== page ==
Partner is still angry — even after getting sober
Dear Annie: I’m in a bit of a predicament here. I’m with a wonderful woman who is a few years older than I am. She is a single mom of a sweet 7-year-old daughter. She has worked hard to overcome some alcoholic issues and has recently made strides in becoming sober and a better mother for her daughter.
My problem is that she has an anger issue. Her temper isn’t horrible, but she’s got a short fuse, and I try not to bother her if I know she is in a bad mood. But I want to be able to do more to help her become a better person. She tells me that I help, but I feel lost because even though she’s been sober for months, her anger is still the same. I thought it might dissipate after she became sober, but it’s still there behind the closed doors, and I never know what I will do to make her angry. I love her so much, and I feel that she is the one I want to spend my life with.
I’m not willing to give up on her and her daughter, as I want to be a family someday. She still attends Alcoholics Anonymous meetings. She has a personal counselor and is involved in activities at her daughter’s school. Is there something we’re missing that she could do to help her anger? She can’t reach out to family members, as they don’t approve of her relationship with me (another woman). Please help! — Hiding Behind the Doors in Kansas
Dear Hiding: Sobriety is no magic bullet. People’s problems can follow them into recovery. But that’s why it’s called recovery. It’s an ongoing process — a journey and not a destination. Toward that end, it’s wonderful that your partner is attending AA meetings, as well as individual therapy. Let’s hope she will continue to do so and will work the steps, which will help her work through some of that anger.
With that said, I’m more concerned for you than I am for her. Your letter indicates an overextended sense of responsibility common among loved ones of people with alcoholism. You risk losing sight of your own mental health. I strongly encourage you to attend a meeting of Al-Anon (https://al-anon.org) or SMART Recovery (https://www.smartrecovery.org) or to seek individual therapy. If it helps motivate you, know this: Finding a support system for yourself is one of the most important things you can do for your relationship. It will help to ensure you’re not playing a role in any dysfunctional dynamics, however unintentional.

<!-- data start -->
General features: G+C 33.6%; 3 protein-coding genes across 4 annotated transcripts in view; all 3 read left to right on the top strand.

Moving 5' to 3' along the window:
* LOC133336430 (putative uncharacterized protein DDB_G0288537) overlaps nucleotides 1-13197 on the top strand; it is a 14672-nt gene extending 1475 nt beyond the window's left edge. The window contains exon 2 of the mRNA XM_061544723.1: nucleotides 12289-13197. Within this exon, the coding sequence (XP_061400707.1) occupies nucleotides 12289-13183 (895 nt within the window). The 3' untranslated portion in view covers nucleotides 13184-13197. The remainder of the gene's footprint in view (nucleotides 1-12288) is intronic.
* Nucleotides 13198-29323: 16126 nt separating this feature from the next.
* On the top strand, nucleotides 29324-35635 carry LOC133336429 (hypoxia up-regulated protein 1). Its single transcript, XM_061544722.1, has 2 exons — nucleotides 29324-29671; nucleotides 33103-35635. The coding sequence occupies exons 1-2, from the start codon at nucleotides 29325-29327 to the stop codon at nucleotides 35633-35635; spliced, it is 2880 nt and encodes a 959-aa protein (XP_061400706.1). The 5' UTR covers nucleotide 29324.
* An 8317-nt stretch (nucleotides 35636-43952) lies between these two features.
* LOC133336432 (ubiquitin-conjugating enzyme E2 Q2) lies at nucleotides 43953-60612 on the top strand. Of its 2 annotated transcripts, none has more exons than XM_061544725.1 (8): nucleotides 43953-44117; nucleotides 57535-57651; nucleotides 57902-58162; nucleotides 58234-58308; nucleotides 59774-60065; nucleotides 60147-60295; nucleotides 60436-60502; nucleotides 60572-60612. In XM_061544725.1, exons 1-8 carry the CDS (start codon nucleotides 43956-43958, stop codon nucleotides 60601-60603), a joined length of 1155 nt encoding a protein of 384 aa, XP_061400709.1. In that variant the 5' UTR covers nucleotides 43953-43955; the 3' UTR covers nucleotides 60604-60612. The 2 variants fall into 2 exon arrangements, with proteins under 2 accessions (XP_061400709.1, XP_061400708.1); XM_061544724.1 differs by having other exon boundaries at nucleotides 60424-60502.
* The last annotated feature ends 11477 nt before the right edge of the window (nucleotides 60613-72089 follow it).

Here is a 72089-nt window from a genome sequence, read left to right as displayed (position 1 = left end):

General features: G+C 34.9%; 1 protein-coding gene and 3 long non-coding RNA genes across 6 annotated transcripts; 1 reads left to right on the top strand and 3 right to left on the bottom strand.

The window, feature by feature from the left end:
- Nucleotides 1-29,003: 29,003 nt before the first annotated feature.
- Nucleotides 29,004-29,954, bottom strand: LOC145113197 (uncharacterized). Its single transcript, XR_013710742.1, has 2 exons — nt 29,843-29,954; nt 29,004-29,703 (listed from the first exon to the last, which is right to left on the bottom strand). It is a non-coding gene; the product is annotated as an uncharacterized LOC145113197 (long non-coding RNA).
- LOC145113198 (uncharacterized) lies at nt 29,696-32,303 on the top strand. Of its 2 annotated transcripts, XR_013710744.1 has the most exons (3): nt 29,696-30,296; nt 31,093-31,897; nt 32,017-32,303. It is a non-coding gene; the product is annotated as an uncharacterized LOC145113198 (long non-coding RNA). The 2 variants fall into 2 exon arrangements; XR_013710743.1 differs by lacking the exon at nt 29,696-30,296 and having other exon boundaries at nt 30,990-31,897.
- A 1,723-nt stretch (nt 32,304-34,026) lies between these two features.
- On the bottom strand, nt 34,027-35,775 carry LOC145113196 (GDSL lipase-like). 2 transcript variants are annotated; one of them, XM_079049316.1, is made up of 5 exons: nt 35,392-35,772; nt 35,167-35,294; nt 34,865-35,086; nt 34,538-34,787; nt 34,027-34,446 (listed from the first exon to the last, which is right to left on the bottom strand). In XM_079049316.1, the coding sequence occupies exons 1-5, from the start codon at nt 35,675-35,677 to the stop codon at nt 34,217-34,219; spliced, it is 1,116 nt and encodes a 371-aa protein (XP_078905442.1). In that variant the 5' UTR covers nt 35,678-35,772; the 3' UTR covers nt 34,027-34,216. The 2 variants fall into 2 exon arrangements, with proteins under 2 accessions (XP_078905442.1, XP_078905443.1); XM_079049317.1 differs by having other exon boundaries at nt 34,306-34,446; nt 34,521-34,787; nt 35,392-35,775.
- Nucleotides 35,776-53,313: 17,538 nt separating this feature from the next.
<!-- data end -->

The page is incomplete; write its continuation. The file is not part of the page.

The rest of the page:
Dear Annie: I just read the letter from “Cramped in the Cabin.” I don’t fly that much, but when I do, just before takeoff, I get up and politely approach the person in front of me so he or she can see me in all my 6-foot-2-inch splendor. I say: “Excuse me, but I just want to let you know before we take off that you will not be able to fully recline in your seat because my knees will prevent you from doing so. Perhaps the flight attendant would be able to find someone who is willing to change seats with you so you can have that comfort for the duration of the flight.” I have yet to have anyone move, and no one has tried to fully recline. Civility is not dead. — Ruth
Dear Ruth: And long may it live. Thanks for sharing your tip. Sometimes the best defense is a good offense.
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“Ask Me Anything: A Year of Advice From Dear Annie” is out now! Annie Lane’s debut book — featuring favorite columns on love, friendship, family and etiquette — is available as a paperback and e-book. Visit http://www.creatorspublishing.com for more information. Send your questions for Annie Lane to email@example.com.